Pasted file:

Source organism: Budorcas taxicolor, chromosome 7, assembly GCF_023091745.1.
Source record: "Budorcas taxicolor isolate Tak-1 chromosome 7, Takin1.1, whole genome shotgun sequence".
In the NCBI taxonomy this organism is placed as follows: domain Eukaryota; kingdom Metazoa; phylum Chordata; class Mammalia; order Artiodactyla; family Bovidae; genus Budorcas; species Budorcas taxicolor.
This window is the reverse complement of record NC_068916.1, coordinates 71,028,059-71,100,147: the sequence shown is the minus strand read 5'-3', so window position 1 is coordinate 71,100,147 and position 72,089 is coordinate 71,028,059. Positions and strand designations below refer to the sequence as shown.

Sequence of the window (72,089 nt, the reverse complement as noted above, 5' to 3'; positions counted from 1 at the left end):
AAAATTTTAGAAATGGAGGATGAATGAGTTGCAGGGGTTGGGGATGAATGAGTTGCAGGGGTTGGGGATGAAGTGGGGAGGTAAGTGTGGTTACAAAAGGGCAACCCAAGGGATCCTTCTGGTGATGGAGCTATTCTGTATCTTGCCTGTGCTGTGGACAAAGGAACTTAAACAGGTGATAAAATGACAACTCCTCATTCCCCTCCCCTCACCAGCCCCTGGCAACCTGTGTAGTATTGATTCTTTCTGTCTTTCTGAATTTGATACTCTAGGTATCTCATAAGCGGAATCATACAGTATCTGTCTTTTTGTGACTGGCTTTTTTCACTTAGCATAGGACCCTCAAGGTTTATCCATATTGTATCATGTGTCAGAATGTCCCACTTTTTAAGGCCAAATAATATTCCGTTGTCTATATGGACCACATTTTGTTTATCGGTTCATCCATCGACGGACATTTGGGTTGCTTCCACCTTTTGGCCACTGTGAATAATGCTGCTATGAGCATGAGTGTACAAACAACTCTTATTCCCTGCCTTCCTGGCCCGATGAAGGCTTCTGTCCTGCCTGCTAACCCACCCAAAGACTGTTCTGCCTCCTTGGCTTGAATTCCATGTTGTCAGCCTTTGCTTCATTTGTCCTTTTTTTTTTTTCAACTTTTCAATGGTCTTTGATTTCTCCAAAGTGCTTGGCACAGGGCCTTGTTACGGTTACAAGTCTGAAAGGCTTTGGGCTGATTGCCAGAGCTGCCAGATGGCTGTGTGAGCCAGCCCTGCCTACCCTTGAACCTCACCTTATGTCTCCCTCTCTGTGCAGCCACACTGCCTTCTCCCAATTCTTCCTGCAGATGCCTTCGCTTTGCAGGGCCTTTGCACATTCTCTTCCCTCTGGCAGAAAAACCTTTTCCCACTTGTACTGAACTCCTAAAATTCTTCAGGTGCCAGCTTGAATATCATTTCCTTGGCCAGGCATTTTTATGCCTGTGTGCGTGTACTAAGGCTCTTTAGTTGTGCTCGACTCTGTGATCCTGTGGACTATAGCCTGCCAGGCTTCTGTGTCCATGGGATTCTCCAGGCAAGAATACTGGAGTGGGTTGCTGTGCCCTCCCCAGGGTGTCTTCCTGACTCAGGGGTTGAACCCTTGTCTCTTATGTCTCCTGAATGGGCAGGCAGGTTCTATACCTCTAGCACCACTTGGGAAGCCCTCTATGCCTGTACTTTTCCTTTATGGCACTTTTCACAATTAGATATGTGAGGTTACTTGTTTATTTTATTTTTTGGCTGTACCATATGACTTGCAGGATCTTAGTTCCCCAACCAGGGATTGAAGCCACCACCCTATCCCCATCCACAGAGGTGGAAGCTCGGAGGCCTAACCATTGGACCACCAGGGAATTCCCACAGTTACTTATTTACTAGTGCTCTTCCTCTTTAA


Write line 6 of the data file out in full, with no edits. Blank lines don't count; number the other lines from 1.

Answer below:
AAAATTTTAGAAATGGAGGATGAATGAGTTGCAGGGGTTGGGGATGAATGAGTTGCAGGGGTTGGGGATGAAGTGGGGAGGTAAGTGTGGTTACAAAAGGGCAACCCAAGGGATCCTTCTGGTGATGGAGCTATTCTGTATCTTGCCTGTGCTGTGGACAAAGGAACTTAAACAGGTGATAAAATGACAACTCCTCATTCCCCTCCCCTCACCAGCCCCTGGCAACCTGTGTAGTATTGATTCTTTCTGTCTTTCTGAATTTGATACTCTAGGTATCTCATAAGCGGAATCATACAGTATCTGTCTTTTTGTGACTGGCTTTTTTCACTTAGCATAGGACCCTCAAGGTTTATCCATATTGTATCATGTGTCAGAATGTCCCACTTTTTAAGGCCAAATAATATTCCGTTGTCTATATGGACCACATTTTGTTTATCGGTTCATCCATCGACGGACATTTGGGTTGCTTCCACCTTTTGGCCACTGTGAATAATGCTGCTATGAGCATGAGTGTACAAACAACTCTTATTCCCTGCCTTCCTGGCCCGATGAAGGCTTCTGTCCTGCCTGCTAACCCACCCAAAGACTGTTCTGCCTCCTTGGCTTGAATTCCATGTTGTCAGCCTTTGCTTCATTTGTCCTTTTTTTTTTTTCAACTTTTCAATGGTCTTTGATTTCTCCAAAGTGCTTGGCACAGGGCCTTGTTACGGTTACAAGTCTGAAAGGCTTTGGGCTGATTGCCAGAGCTGCCAGATGGCTGTGTGAGCCAGCCCTGCCTACCCTTGAACCTCACCTTATGTCTCCCTCTCTGTGCAGCCACACTGCCTTCTCCCAATTCTTCCTGCAGATGCCTTCGCTTTGCAGGGCCTTTGCACATTCTCTTCCCTCTGGCAGAAAAACCTTTTCCCACTTGTACTGAACTCCTAAAATTCTTCAGGTGCCAGCTTGAATATCATTTCCTTGGCCAGGCATTTTTATGCCTGTGTGCGTGTACTAAGGCTCTTTAGTTGTGCTCGACTCTGTGATCCTGTGGACTATAGCCTGCCAGGCTTCTGTGTCCATGGGATTCTCCAGGCAAGAATACTGGAGTGGGTTGCTGTGCCCTCCCCAGGGTGTCTTCCTGACTCAGGGGTTGAACCCTTGTCTCTTATGTCTCCTGAATGGGCAGGCAGGTTCTATACCTCTAGCACCACTTGGGAAGCCCTCTATGCCTGTACTTTTCCTTTATGGCACTTTTCACAATTAGATATGTGAGGTTACTTGTTTATTTTATTTTTTGGCTGTACCATATGACTTGCAGGATCTTAGTTCCCCAACCAGGGATTGAAGCCACCACCCTATCCCCATCCACAGAGGTGGAAGCTCGGAGGCCTAACCATTGGACCACCAGGGAATTCCCACAGTTACTTATTTACTAGTGCTCTTCCTCTTTAA